Fr. Bloomfield's Blog

I am a Roman Catholic Priest of the Archdiocese of Detroit, currently assigned to Divine Child Parish in Dearborn, Michigan. When I manage to keep the page updated, hopefully something interesting can be found here!

Monday, February 26, 2007

Faith Seeking Understanding for February 25, 2007

This weekend we celebrate the first Sunday of Lent, the great season of penance and conversion that prepares the entire Church to celebrate the solemn feast of Easter. The traditional elements of Lenten penance are prayer, fasting, and almsgiving. We can imagine these three practices to be just like the legs of a stool; if one leg is missing, the stool topples. In the same way, our Lenten preparations will collapse if we do not practice all three.

Prayer is the essential foundation of the spiritual life. Without a rich prayer life, we cannot know God’s will in our life, nor can we fulfill it. Our sufferings become unbearable because they are not united in our wills to the sufferings of Christ; our joys become hollow because they are separated from the Creator of all good things. How do we pray? Prayer is a gift from God, yet it is also a discipline that we exercise. Lent provides an excellent opportunity to strengthen this discipline.

The Liturgy of the Hours or Christian Prayer is an excellent method to pray with the Church through the season of Lent. These are the prayers required for priests and religious brothers and sisters; the laity have been encouraged since the Second Vatican Council to join these prayers, and include this aspect of prayer in their own lives. Principally, the Liturgy of the Hours prays through the book of Psalms in the course of four weeks. It also provides a structure to pray in the morning, mid-day, and evening, giving a context for God to work through the busy-ness of our daily lives.

Even if we don’t pray with the Liturgy of the Hours, the Rosary, other devotional prayers, or novenas can add a particular sweetness to our Lenten discipline, because we encounter Christ each time we open our hearts in prayer. Litanies, particularly of the Saints, the Blessed Mother, or the Sacred Heart also offer an excellent experience of coming to know Christ and the Saints through disciplined prayer. Above all, however, prayer must be regular and planned. By struggling through the difficult and challenging times in prayer and overcoming distractions, we discipline our wills to receive an abundance of grace.

Fasting without prayer is a futile exercise. We may discipline our appetites to some extent, but for what purpose? Joined to prayer, however, fasting becomes a powerful tool to help us overcome all the capital sins: pride, envy, greed, gluttony, sloth, lust, and anger. Furthermore, we see our own problems and sufferings in the light of the Cross, which invests them with deeper meaning and purpose. Because we have chosen to suffer voluntarily something small, such as hunger, or the desire for a favorite game, pastime, entertainment, or food, we are better able to endure sufferings that we do not choose. The goal of the spiritual life is conformity to the Cross of Christ.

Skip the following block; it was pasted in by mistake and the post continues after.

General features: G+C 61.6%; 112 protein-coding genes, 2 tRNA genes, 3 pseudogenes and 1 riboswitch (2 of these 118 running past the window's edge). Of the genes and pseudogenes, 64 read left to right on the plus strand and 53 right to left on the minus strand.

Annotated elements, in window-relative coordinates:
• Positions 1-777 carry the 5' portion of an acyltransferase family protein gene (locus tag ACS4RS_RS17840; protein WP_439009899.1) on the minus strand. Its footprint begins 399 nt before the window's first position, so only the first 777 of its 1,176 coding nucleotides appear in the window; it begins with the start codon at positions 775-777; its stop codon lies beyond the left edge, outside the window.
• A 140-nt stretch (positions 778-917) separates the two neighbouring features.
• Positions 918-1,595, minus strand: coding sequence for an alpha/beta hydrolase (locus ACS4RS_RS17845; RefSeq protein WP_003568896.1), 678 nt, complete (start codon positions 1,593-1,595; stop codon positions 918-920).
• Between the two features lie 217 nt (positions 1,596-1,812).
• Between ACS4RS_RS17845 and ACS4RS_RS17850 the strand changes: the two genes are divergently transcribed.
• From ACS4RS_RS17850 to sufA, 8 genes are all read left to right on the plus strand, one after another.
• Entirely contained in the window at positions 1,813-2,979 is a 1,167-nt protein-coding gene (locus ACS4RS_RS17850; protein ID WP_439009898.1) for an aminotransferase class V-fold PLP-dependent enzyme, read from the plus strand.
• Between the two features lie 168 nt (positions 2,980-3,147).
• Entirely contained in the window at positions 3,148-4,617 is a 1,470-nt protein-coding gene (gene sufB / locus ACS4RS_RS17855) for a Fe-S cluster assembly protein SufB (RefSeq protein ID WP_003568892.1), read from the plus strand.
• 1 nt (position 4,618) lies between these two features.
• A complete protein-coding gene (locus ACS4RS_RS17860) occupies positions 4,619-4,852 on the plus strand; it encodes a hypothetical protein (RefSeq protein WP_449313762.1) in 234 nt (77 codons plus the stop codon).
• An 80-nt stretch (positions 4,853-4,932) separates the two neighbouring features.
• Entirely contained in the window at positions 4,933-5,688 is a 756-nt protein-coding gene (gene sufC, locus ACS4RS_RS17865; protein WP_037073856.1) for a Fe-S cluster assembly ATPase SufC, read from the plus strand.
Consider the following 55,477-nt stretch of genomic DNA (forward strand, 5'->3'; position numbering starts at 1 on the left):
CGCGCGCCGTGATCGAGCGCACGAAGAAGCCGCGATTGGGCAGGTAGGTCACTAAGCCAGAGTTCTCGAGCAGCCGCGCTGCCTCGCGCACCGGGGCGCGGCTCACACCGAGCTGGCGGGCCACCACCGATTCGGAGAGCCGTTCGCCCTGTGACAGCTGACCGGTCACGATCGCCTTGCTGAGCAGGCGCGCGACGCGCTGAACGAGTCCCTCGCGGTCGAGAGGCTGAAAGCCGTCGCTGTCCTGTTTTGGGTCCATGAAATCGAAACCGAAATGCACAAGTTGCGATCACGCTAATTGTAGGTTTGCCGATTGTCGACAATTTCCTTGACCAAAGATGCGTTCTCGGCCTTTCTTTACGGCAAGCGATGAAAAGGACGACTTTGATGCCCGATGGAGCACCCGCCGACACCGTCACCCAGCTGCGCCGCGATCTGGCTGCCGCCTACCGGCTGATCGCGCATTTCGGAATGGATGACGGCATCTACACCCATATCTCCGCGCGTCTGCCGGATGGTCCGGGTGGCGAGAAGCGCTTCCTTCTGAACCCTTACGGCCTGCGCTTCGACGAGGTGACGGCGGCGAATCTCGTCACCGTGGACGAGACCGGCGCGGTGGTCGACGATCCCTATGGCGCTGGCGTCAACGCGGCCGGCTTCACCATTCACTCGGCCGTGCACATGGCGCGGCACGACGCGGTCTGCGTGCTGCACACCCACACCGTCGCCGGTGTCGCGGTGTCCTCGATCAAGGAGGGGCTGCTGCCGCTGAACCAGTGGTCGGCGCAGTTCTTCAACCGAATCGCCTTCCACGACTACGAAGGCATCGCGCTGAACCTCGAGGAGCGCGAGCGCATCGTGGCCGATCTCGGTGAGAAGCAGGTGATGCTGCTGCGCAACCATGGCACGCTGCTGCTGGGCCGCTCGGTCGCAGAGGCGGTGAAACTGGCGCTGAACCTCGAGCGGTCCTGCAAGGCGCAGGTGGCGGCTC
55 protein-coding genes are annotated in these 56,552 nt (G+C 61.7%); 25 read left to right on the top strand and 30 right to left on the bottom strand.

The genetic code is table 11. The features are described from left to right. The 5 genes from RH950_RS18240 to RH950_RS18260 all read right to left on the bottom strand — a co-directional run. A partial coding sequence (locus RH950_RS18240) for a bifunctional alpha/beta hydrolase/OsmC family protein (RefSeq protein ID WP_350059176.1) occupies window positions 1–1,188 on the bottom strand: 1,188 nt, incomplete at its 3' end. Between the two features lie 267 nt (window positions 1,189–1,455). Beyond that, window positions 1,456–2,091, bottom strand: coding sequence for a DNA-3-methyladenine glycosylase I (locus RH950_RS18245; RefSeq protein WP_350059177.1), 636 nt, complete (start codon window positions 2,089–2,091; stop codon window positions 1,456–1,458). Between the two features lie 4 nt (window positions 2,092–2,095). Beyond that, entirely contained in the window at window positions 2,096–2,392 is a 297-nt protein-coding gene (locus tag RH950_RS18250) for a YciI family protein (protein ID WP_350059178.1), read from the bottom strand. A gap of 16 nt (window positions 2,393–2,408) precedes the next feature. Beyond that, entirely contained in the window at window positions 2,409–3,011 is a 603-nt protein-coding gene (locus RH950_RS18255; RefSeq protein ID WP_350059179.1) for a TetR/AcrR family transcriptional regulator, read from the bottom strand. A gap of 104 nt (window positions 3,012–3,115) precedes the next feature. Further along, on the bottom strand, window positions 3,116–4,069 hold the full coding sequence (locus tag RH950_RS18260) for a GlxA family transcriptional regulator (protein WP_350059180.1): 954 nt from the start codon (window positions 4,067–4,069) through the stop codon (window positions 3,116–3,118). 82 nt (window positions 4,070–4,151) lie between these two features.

Finally, we might see in almsgiving a particular “proof” of the effectiveness of Lent. Charity is the measure of our growth in holiness; if, therefore, we were to pray for seven hours a day and eat only a piece of bread and a cup of water each day throughout Lent, and yet not have generous hearts to provide for the needs of the poor and afflicted, our efforts are in vain. Prayer and Fasting are gifts from God to expand our hearts and allow them to be pierced by the soldier’s lance, so that we might, in imitation of our Lord, also pour forth our own lives in loving service.

Almsgiving is also an expression of sacrifice – setting apart as holy – because we take from what we might need in order to generously provide for those who are in great need. Prayerful consideration of how to give alms throughout Lent is an essential aspect of our spiritual lives as well. Do not neglect the “alms” of time spent together with family and friends, particularly those who are most alone. Often this expression of our charity can be much more difficult than writing a check.

May God richly bless your Lenten penances and bring us all to the joys of Easter!